Did you know that 58% of physicians have feelings of burnout? Similarly, 54% of those physicians say it severely impacts their lives. These statistics alone show how important it is to reduce employee turnover in healthcare.
It’s no secret that medical staff burnout and shortages are a major issue, especially since the COVID-19 pandemic. In fact, a recent report shows that by 2025, the U.S. is estimated to have a shortage of approximately 95,000 nursing assistants, 98,700 medical and lab technologists and technicians, and more than 29,000 nurse practitioners.
However, with a few tactics and changes in rituals, it’s possible for hospitals to work towards fixing this problem—and even preventing it before it starts.
Below, we highlight some strategies to reduce burnout in your employees and prevent staff shortages.
How to Reduce Employee Turnover in Your Healthcare Facility
1. Understand What Causes Burnout
Before you can attempt to solve the issue of burnout in your staff, it’s important to understand the most common causes.
It could also be a combination of several factors. Causes include, but are not limited to:
- Inadequate support
- Excessive workloads
- Administrative burdens
- Scheduling problems
- Stress from being unable to provide the care patients need
- Family responsibilities
- Time pressure
You can begin to resolve most of these issues within the workplace. Therefore, you and your team should take some time to assess your scheduling and patient-care strategies to see where there’s room for improvement, such as what medical devices your facility uses.
2. Encourage (and Facilitate) Healthy Sleep Habits
A lot of stress that employees feel could be coming from a lack of healthy habits. Talk to them about making changes to their everyday routine; but more importantly, how you can help support them.
The CDC recommends at least 7 hours of sleep each night. However, for your healthcare staff, getting 7 hours every night is easier said than done. Since poor sleep habits can lead to increased stress, encourage sleep breaks during long shifts.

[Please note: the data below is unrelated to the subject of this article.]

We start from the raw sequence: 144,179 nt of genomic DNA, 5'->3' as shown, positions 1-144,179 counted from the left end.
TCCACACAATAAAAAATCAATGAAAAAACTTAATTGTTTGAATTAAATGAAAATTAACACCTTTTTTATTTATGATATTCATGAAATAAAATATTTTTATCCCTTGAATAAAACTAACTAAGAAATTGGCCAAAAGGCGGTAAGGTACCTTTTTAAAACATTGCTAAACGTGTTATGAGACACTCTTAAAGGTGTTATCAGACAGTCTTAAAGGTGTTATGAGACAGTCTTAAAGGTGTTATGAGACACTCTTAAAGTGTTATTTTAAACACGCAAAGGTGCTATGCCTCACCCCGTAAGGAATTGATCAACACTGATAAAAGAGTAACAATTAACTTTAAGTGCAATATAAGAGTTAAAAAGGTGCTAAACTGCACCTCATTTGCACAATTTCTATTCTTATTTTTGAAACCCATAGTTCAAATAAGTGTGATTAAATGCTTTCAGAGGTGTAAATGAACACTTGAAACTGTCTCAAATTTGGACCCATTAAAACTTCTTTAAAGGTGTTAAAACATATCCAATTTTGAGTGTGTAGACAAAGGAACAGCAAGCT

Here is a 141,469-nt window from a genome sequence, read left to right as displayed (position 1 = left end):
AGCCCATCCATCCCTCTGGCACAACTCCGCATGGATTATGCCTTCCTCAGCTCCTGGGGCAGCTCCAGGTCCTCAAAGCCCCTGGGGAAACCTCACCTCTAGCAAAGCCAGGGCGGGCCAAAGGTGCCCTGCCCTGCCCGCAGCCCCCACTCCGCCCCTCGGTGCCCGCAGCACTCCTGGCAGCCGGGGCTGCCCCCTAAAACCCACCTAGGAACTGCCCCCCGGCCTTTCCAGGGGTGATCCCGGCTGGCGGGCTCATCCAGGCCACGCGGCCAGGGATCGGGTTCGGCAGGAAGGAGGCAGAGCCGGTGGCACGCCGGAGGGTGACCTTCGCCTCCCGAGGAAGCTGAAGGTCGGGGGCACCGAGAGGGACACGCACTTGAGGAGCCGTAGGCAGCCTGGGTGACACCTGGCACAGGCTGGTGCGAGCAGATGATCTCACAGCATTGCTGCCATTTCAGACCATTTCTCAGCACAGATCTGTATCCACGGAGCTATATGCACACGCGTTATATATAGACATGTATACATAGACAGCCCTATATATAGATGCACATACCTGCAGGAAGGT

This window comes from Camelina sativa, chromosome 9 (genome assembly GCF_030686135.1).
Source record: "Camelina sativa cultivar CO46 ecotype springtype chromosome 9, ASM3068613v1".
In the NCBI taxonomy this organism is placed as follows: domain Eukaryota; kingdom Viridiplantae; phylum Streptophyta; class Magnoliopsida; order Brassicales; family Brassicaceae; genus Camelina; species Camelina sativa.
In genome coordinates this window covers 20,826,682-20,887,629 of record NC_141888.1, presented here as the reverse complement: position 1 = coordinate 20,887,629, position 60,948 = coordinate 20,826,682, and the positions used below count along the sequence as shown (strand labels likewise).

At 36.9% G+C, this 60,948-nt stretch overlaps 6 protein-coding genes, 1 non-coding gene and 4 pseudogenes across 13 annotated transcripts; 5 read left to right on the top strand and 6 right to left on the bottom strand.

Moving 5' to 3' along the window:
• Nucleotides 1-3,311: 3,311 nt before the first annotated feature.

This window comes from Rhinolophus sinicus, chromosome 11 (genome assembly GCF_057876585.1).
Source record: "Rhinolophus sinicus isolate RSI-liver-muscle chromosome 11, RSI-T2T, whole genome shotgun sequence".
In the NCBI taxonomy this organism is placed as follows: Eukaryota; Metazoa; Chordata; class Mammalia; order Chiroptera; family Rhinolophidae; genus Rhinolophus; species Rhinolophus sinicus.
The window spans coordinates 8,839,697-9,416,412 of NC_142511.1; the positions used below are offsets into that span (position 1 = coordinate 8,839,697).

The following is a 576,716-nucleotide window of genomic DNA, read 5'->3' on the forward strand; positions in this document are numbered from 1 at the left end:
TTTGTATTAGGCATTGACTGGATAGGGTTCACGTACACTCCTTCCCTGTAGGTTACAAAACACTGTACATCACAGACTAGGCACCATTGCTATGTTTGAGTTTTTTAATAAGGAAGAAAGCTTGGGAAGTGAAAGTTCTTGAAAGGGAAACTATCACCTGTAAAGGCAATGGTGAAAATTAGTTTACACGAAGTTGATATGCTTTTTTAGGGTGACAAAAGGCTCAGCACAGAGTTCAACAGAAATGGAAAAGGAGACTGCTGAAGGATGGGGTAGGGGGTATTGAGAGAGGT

Facilitate this by making sure your on-call rooms promote healthy sleep environments, such as black-out curtains, white noise machines, and more.
3. Provide Mental Health Resources
Consider implementing a system that provides mental health support for your employees. This can be done in a number of ways.
For example, consider compiling a list of resources on your internal website or on a paper handout, including contact information for therapists, tips for combatting mental health issues from professional sources, group therapy session information, and more.
Don’t let them stress about the money—provide numbers for programs that will help them at no cost, or readjust your benefits so that it includes mental health assistance and RX insurance.
It may also be helpful to provide an in-house specialist for confidential meetings with your employees, if they feel that they need help, or don’t have the energy/time to schedule themselves.
4. Create a Healthy Work Environment
As a leader in your healthcare facility, there are tons of small things you can do that can make a huge difference. One way is to create a space where your employees can meditate, have some peace and quiet, make private phone calls, or even take a quick nap.
Another way is to foster an open environment where your staff feels comfortable enough to reach out about things that are bothering them. Maybe this is sending out quarterly surveys for employee feedback. This not only creates an opportunity to support them, but also to get honest feedback about aspects of your workplace to improve upon.
Lastly, don’t forget to acknowledge their hard work. Working in healthcare is a stressful and often thankless job. Remember to appreciate them and provide positive feedback to reassure them that even if they make mistakes, their work is valued.
Want to Reduce Employee Turnover in Your Healthcare Facility?
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